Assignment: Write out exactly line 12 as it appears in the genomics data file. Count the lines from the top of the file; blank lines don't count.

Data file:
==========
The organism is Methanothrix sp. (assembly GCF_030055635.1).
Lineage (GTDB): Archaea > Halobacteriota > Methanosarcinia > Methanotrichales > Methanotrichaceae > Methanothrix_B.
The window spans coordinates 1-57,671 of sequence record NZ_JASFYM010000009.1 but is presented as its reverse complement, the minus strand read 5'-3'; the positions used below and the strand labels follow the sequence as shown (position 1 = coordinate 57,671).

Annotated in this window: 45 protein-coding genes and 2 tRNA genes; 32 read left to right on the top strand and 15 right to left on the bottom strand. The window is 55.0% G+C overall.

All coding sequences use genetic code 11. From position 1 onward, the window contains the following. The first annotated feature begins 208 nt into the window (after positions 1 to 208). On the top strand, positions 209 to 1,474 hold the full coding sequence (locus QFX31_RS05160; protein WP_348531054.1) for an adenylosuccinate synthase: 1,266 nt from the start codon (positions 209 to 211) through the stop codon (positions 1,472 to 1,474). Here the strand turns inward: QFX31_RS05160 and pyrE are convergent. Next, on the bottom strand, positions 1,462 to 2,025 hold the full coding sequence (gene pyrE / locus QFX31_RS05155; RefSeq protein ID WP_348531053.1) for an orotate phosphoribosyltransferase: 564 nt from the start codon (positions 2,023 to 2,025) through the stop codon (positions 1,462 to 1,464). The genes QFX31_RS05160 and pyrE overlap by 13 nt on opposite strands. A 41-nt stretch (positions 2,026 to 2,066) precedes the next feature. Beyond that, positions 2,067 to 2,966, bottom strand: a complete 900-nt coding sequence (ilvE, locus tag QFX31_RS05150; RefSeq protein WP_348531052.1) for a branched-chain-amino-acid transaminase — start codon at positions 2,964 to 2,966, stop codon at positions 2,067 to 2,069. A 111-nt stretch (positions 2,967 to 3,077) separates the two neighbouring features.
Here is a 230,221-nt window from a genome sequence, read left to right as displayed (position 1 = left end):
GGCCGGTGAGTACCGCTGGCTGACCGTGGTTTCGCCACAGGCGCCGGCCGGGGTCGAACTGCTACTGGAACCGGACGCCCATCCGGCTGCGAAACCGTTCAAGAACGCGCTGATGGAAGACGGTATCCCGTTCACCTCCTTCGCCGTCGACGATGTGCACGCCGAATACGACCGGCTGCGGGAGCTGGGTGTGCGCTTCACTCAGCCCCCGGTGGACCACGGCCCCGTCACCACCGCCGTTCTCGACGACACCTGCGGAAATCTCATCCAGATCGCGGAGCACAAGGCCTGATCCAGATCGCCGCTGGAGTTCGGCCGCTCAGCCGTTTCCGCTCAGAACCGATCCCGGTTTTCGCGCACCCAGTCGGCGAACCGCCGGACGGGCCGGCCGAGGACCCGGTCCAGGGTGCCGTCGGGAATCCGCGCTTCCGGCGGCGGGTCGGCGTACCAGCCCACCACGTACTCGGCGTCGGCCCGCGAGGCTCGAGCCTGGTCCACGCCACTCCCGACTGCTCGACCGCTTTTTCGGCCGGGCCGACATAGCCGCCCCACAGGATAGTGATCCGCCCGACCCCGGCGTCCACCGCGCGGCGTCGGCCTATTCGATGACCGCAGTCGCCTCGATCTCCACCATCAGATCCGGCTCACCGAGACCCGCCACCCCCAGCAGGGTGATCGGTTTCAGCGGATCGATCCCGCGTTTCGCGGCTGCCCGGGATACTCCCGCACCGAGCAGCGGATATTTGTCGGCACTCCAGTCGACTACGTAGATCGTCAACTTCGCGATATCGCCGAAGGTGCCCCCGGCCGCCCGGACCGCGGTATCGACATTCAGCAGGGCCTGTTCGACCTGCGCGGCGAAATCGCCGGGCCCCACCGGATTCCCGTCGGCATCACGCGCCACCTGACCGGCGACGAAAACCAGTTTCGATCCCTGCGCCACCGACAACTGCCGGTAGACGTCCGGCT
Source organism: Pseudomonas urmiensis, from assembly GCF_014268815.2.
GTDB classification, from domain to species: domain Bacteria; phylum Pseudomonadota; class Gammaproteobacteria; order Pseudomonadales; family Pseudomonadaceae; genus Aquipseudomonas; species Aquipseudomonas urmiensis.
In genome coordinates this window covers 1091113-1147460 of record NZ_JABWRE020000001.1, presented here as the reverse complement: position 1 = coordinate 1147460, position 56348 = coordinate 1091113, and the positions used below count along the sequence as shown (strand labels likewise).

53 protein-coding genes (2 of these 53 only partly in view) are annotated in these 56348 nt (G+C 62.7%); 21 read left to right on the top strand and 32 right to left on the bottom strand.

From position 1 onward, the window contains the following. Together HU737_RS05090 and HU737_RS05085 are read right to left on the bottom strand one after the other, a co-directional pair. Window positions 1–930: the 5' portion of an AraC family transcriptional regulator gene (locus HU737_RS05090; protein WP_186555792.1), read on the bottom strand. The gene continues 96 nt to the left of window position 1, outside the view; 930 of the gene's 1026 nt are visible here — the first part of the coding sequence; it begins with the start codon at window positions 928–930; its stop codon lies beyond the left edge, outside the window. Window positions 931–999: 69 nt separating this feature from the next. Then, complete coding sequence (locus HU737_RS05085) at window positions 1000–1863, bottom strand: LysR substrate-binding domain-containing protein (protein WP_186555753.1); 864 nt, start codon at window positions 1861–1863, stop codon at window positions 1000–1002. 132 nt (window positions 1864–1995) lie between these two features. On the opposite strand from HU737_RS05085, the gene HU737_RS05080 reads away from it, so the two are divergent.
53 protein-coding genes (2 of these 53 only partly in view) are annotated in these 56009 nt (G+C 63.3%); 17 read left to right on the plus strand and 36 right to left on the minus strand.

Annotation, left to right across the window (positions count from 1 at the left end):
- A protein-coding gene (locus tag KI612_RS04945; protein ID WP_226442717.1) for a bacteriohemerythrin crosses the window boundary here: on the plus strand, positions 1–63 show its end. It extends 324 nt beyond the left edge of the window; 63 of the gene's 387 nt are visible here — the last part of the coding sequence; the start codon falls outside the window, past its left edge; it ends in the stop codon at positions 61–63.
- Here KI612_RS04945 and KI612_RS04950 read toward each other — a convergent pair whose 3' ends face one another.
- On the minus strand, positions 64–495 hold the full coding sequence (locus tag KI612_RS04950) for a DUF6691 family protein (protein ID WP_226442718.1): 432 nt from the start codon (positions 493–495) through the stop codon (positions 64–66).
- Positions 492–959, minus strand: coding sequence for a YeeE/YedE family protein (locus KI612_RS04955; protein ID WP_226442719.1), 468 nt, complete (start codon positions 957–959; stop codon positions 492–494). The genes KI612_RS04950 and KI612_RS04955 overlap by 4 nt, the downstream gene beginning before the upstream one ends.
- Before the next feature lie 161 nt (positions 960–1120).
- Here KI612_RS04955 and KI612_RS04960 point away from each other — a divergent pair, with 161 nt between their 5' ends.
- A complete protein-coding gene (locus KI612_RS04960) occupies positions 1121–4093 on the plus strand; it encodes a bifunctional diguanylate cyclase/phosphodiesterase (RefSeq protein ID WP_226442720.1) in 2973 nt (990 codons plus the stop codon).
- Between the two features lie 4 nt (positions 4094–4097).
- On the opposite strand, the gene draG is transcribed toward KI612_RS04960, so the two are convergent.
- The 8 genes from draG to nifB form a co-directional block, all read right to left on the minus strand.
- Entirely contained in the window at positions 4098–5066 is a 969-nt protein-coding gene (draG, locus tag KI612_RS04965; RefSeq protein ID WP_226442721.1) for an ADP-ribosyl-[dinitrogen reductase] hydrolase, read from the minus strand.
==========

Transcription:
From position 1 onward, the window contains the following. Together HU737_RS05090 and HU737_RS05085 are read right to left on the bottom strand one after the other, a co-directional pair. Window positions 1–930: the 5' portion of an AraC family transcriptional regulator gene (locus HU737_RS05090; protein WP_186555792.1), read on the bottom strand. The gene continues 96 nt to the left of window position 1, outside the view; 930 of the gene's 1026 nt are visible here — the first part of the coding sequence; it begins with the start codon at window positions 928–930; its stop codon lies beyond the left edge, outside the window. Window positions 931–999: 69 nt separating this feature from the next. Then, complete coding sequence (locus HU737_RS05085) at window positions 1000–1863, bottom strand: LysR substrate-binding domain-containing protein (protein WP_186555753.1); 864 nt, start codon at window positions 1861–1863, stop codon at window positions 1000–1002. 132 nt (window positions 1864–1995) lie between these two features. On the opposite strand from HU737_RS05085, the gene HU737_RS05080 reads away from it, so the two are divergent.